This arrogant self-centredness should condemn him, not absolve him

It starts going well because Alaric rings the siren bell, which weakens and hurts Cade and allows Stefan to stab him a few times (hey, if this were Damon he could stab him a hundred times in the time it took Stefan to stab once) but then Alaric is called to help save his daughters from Kai.

Cade easily gets the upper hand when Damon arrives: and he offers Damon a choice; kill Elena or Stefan. Naturally, despite the angsty expressions, Damon accepts neither choice and instead chooses to sacrifice himself, willingly staking himself (see, Stefan, this is a redeeming sacrifice, rather than redeeming theatre).

Emerald City, Season One, Episode Nine: The Villain That's Become

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The Villain That's Become marks the penultimate episode of season one and perhaps the series given the cancellation bears predictions for Emerald City. We've slowly been working our way through getting the characters into position into what is certain to be an epic confrontation for the future of Oz. Who wins will decide if science or magic rules the realm.  

When we last saw Tip, she had come back to life after consuming East's magic and found West trying to kill herself.  Tip begs West not to do this and says that she saw her family in the afterlife.  It's only when West is convinced that Tip does indeed have East's magic that she decides to give living a chance. Revenge it seems is a mighty fine motivator.  With West back on their feet, they still need to deal with the fact that there are only two of them. West is a cardinal witch; however, Tip is new to magic. If they are going to take on the Wizard and win, they are going to need more people.  

As they trek through the woods, Tip randomly tries to use his magic but is unsuccessful, until West guides him to dig deep.  This results in Tip's body reverting to its male form.  This is what Tip wanted from the moment his body shifted. He excitedly takes a piss standing up. West however is certain that Tip will never be accepted as a male because the people know that the king and queen had a daughter and not a son.  Tip is adamant that this is who he is and the only way that he feels like himself. West does eventually relent and agrees to try it Tip's way. Tip never should have had to argue about living in the body he is comfortable in.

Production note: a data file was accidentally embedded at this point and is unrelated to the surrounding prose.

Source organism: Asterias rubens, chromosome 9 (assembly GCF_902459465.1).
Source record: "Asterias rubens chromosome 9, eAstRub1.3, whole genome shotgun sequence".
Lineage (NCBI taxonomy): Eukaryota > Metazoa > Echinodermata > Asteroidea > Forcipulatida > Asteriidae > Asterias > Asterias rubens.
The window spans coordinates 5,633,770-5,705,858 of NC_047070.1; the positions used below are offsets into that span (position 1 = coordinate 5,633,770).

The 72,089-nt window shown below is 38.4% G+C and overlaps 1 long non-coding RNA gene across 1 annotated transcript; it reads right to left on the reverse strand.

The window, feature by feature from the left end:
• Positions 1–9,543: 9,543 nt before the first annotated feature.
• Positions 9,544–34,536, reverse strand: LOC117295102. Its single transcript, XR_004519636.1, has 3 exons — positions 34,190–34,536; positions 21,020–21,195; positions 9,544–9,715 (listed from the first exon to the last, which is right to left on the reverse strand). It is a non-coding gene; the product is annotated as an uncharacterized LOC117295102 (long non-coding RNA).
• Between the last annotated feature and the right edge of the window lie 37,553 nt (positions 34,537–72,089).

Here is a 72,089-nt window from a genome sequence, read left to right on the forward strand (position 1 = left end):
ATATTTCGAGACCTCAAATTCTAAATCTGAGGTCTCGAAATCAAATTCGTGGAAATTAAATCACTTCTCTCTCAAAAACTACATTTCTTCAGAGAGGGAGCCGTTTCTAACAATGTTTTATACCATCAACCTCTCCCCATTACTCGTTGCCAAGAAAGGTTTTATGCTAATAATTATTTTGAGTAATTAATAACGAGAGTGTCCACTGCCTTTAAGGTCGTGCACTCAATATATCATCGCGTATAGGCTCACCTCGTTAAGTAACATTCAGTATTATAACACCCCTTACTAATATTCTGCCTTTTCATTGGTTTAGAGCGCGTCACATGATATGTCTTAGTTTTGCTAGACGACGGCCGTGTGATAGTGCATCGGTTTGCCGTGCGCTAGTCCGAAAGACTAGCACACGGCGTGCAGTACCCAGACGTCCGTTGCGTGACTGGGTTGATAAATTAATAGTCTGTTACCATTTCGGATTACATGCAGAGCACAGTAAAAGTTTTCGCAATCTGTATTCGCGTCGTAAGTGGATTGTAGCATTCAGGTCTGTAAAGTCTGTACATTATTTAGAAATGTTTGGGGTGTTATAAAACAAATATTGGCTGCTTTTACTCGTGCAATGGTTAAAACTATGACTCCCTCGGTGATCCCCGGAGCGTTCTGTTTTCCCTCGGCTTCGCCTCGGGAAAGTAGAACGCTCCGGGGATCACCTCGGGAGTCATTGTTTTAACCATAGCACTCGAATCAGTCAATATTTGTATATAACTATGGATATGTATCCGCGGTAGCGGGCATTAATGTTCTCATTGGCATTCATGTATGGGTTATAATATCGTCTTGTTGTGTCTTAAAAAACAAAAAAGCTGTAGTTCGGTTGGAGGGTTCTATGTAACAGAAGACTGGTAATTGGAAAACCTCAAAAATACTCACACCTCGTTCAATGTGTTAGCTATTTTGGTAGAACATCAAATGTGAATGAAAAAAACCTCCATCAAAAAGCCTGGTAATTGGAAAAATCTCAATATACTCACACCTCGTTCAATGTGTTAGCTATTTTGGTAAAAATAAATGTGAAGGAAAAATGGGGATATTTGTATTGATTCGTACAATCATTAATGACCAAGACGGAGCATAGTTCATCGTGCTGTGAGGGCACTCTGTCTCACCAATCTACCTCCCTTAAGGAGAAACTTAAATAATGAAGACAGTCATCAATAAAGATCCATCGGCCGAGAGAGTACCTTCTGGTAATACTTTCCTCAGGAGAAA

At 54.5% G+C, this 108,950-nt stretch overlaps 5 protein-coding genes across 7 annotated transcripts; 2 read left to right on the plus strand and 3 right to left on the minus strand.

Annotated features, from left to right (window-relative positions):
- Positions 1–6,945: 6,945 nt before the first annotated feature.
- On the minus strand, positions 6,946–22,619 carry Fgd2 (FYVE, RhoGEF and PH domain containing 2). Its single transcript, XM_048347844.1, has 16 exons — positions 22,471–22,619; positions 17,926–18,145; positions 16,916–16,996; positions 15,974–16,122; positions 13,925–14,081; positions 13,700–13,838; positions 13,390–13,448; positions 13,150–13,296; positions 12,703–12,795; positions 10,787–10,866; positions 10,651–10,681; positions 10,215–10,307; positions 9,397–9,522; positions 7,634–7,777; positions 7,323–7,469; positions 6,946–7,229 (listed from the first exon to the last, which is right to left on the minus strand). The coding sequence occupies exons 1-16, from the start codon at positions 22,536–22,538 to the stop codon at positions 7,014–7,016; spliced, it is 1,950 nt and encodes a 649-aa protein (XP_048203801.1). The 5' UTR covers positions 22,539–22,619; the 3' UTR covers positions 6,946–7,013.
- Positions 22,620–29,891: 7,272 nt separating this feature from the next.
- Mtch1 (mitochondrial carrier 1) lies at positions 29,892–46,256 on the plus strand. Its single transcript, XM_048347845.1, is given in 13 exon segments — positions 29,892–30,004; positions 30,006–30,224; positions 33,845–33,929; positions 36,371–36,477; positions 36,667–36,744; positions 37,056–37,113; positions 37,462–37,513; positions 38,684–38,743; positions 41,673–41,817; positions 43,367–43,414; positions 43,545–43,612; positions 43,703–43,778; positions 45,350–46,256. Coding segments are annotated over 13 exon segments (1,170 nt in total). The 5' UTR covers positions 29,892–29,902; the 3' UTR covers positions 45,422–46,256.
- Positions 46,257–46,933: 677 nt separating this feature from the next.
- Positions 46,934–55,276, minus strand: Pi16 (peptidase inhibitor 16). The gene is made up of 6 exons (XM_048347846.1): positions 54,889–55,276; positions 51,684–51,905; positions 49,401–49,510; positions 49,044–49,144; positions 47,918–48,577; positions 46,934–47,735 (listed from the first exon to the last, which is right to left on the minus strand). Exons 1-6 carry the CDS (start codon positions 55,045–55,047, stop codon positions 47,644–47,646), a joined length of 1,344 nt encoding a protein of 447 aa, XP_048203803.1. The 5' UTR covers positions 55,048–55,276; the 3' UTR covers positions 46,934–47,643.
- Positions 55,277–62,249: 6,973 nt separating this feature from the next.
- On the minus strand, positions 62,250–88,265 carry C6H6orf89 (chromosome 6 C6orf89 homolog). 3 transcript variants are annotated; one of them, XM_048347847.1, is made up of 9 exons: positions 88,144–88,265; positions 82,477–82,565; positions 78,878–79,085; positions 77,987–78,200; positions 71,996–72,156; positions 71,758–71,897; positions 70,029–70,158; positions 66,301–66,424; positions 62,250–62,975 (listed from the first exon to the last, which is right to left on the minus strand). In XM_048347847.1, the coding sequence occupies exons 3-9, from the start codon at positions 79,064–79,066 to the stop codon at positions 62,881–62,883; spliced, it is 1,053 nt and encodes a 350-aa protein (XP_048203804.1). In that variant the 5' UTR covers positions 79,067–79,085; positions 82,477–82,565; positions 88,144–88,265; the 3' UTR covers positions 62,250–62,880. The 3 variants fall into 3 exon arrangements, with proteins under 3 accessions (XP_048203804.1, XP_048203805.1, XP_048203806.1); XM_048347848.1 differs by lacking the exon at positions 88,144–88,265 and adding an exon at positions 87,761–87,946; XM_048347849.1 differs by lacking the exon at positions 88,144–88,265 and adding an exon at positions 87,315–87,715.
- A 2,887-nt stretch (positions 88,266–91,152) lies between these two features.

Unfortunately, after freeing the witches from the prison of the abject, the witches decide that they are pissed with both West and Glinda, for their various betrayals to the Wizard.  So much for West's plan to charm the witches into an alliance. The witches float West in the air and use magic to sew her lips shut so that they can declare her guilt. This is when Tip makes the ultimate sacrifice and turns her body back to female in order for the witches to recognise her right to rule and to free West. Using magic, Tip confirms his identity as the Princess Ozma. Even though Tip comes across as triumphant and powerful in that moment, given his previous statements about his gender identity, this has got to be a huge sacrifice.  It broke my heart to see Tip change his body back to female given that he identifies as male.  For all of the power that Tip has recently gained, he's still being denied the right to live his life as he chooses. I think it's a huge setback for Emerald City to put Tip into a position where he's forced to live in a body that doesn't match his identity. 

Dorothy has her own triumphant moment though it makes absolutely zero sense to me.  Having escaped Glinda, Dorothy heads back to the little cabin where she spent the night with Lucas.  Dorothy barely catches a breath before being attacked by Lucas, who somehow got there before her.  Dorothy tries to plead with her but Lucas is determined to free his heart from her spell.  Fortunately for Dorothy, Toto may like Lucas but not enough to allow Lucas to kill her. When the dog intervenes, Dorothy tries to escape. Unfortunately, Toto isn't able to hold off Lucas for long and Dorothy quickly finds herself on her back being choked to death. Lucas begs Dorothy to make him stop and she whines about not wanting him to die.  Bitch, dude is trying to kill you, wake the fuck up. At any rate, Dorothy finally stabs Lucas in the abdomen before stringing him up as a scarecrow once again.  Dorothy's parting words to Lucas are that he now knows his past. 

Dorothy heads off to Ojo.  Dorothy promises to free Ojo's wife from the prison of the abject if she agrees to raise the stone giants.  Dorothy says that she knows that the Wizard has no power and that it was Ojo's wife all along.  The plan however comes to a halt when they arrive at the prison to find that West has already freed all but the dying and dead, and unfortunately for Ojo, his wife is among the dying. Reesa only wants to hear about how her children have been in her absence and doesn't give a shit about the stone giants or Dorothy's request. Reesa makes it clear that freeing the stone giants is what got her in this mess in the first place.